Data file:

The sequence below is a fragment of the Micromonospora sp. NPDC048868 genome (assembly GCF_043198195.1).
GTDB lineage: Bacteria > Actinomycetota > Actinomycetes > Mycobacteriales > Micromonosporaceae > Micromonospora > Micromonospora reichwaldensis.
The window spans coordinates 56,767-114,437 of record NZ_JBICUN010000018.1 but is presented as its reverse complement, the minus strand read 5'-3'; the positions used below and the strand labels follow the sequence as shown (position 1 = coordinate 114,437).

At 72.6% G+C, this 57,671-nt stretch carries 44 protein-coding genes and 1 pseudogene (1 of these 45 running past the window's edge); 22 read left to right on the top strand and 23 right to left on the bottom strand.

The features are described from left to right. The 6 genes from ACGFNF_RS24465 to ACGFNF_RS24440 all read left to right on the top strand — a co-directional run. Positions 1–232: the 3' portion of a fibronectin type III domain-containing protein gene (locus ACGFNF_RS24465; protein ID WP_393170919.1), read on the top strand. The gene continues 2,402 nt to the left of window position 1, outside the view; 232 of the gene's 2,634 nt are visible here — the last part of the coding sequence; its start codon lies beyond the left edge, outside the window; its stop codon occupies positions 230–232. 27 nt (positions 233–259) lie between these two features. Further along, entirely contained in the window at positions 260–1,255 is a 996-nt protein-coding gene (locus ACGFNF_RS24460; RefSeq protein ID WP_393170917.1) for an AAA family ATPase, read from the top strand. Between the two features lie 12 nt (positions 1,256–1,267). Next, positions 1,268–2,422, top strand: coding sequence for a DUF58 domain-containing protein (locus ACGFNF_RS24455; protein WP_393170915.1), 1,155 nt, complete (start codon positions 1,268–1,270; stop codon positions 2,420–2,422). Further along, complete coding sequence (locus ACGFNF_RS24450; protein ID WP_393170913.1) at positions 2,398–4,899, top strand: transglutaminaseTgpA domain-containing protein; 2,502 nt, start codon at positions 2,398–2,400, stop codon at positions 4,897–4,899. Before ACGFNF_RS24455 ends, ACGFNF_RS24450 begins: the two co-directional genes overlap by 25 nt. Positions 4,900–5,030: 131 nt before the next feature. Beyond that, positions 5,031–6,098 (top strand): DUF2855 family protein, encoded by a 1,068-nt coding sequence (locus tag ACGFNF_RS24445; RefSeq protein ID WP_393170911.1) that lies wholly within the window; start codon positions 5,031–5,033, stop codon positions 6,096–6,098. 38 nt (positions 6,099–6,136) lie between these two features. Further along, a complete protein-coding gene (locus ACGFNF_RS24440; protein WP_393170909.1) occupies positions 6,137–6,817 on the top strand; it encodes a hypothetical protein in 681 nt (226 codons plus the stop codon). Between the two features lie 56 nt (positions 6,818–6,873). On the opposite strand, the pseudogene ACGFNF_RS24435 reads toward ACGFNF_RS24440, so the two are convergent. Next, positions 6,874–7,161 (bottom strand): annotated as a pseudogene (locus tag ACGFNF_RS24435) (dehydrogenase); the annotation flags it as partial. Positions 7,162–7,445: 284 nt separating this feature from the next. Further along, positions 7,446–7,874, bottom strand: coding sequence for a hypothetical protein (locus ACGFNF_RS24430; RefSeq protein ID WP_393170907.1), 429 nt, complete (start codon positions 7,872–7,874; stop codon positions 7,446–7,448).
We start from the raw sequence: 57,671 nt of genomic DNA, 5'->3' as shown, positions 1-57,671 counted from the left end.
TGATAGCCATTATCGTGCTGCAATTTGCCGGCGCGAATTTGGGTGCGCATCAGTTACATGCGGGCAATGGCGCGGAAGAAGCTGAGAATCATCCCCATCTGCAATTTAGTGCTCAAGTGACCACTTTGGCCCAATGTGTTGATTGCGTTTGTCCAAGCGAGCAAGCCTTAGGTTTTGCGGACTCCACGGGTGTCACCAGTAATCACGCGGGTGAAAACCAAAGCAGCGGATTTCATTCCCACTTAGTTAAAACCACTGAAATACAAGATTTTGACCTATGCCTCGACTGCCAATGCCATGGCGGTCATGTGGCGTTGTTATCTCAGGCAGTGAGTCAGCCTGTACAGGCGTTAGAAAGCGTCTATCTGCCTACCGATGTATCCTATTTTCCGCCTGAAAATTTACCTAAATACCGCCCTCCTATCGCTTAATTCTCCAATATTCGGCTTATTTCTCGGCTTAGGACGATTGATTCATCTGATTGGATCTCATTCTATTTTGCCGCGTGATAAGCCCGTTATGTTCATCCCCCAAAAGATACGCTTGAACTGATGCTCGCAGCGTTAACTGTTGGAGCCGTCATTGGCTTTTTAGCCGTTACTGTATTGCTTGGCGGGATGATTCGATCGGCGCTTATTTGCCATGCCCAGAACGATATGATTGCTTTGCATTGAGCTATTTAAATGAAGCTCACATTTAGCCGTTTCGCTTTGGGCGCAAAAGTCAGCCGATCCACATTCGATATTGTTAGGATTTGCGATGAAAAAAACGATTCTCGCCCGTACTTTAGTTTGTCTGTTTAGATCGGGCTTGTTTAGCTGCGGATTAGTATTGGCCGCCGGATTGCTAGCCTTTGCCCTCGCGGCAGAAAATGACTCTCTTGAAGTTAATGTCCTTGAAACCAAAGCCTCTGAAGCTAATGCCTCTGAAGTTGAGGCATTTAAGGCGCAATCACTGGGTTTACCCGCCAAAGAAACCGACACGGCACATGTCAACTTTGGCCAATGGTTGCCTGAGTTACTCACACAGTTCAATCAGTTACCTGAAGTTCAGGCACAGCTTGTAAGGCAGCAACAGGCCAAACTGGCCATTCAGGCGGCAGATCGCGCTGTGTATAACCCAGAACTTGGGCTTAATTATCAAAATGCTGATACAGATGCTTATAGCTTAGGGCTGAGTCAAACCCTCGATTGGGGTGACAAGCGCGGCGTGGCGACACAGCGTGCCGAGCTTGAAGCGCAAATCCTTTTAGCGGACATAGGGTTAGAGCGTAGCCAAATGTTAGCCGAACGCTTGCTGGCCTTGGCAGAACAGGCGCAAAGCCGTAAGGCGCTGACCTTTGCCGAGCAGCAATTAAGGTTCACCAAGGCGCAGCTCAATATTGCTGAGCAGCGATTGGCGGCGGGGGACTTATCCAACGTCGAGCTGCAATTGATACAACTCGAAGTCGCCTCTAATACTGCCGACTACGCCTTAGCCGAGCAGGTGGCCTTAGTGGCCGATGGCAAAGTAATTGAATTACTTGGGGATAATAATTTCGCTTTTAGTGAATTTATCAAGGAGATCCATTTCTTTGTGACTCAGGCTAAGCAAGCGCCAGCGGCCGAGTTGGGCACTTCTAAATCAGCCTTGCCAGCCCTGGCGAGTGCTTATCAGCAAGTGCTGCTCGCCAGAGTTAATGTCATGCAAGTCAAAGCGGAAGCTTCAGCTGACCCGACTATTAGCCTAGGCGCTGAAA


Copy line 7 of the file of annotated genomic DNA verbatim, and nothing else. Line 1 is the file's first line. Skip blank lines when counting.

TGATAGCCATTATCGTGCTGCAATTTGCCGGCGCGAATTTGGGTGCGCATCAGTTACATGCGGGCAATGGCGCGGAAGAAGCTGAGAATCATCCCCATCTGCAATTTAGTGCTCAAGTGACCACTTTGGCCCAATGTGTTGATTGCGTTTGTCCAAGCGAGCAAGCCTTAGGTTTTGCGGACTCCACGGGTGTCACCAGTAATCACGCGGGTGAAAACCAAAGCAGCGGATTTCATTCCCACTTAGTTAAAACCACTGAAATACAAGATTTTGACCTATGCCTCGACTGCCAATGCCATGGCGGTCATGTGGCGTTGTTATCTCAGGCAGTGAGTCAGCCTGTACAGGCGTTAGAAAGCGTCTATCTGCCTACCGATGTATCCTATTTTCCGCCTGAAAATTTACCTAAATACCGCCCTCCTATCGCTTAATTCTCCAATATTCGGCTTATTTCTCGGCTTAGGACGATTGATTCATCTGATTGGATCTCATTCTATTTTGCCGCGTGATAAGCCCGTTATGTTCATCCCCCAAAAGATACGCTTGAACTGATGCTCGCAGCGTTAACTGTTGGAGCCGTCATTGGCTTTTTAGCCGTTACTGTATTGCTTGGCGGGATGATTCGATCGGCGCTTATTTGCCATGCCCAGAACGATATGATTGCTTTGCATTGAGCTATTTAAATGAAGCTCACATTTAGCCGTTTCGCTTTGGGCGCAAAAGTCAGCCGATCCACATTCGATATTGTTAGGATTTGCGATGAAAAAAACGATTCTCGCCCGTACTTTAGTTTGTCTGTTTAGATCGGGCTTGTTTAGCTGCGGATTAGTATTGGCCGCCGGATTGCTAGCCTTTGCCCTCGCGGCAGAAAATGACTCTCTTGAAGTTAATGTCCTTGAAACCAAAGCCTCTGAAGCTAATGCCTCTGAAGTTGAGGCATTTAAGGCGCAATCACTGGGTTTACCCGCCAAAGAAACCGACACGGCACATGTCAACTTTGGCCAATGGTTGCCTGAGTTACTCACACAGTTCAATCAGTTACCTGAAGTTCAGGCACAGCTTGTAAGGCAGCAACAGGCCAAACTGGCCATTCAGGCGGCAGATCGCGCTGTGTATAACCCAGAACTTGGGCTTAATTATCAAAATGCTGATACAGATGCTTATAGCTTAGGGCTGAGTCAAACCCTCGATTGGGGTGACAAGCGCGGCGTGGCGACACAGCGTGCCGAGCTTGAAGCGCAAATCCTTTTAGCGGACATAGGGTTAGAGCGTAGCCAAATGTTAGCCGAACGCTTGCTGGCCTTGGCAGAACAGGCGCAAAGCCGTAAGGCGCTGACCTTTGCCGAGCAGCAATTAAGGTTCACCAAGGCGCAGCTCAATATTGCTGAGCAGCGATTGGCGGCGGGGGACTTATCCAACGTCGAGCTGCAATTGATACAACTCGAAGTCGCCTCTAATACTGCCGACTACGCCTTAGCCGAGCAGGTGGCCTTAGTGGCCGATGGCAAAGTAATTGAATTACTTGGGGATAATAATTTCGCTTTTAGTGAATTTATCAAGGAGATCCATTTCTTTGTGACTCAGGCTAAGCAAGCGCCAGCGGCCGAGTTGGGCACTTCTAAATCAGCCTTGCCAGCCCTGGCGAGTGCTTATCAGCAAGTGCTGCTCGCCAGAGTTAATGTCATGCAAGTCAAAGCGGAAGCTTCAGCTGACCCGACTATTAGCCTAGGCGCTGAAA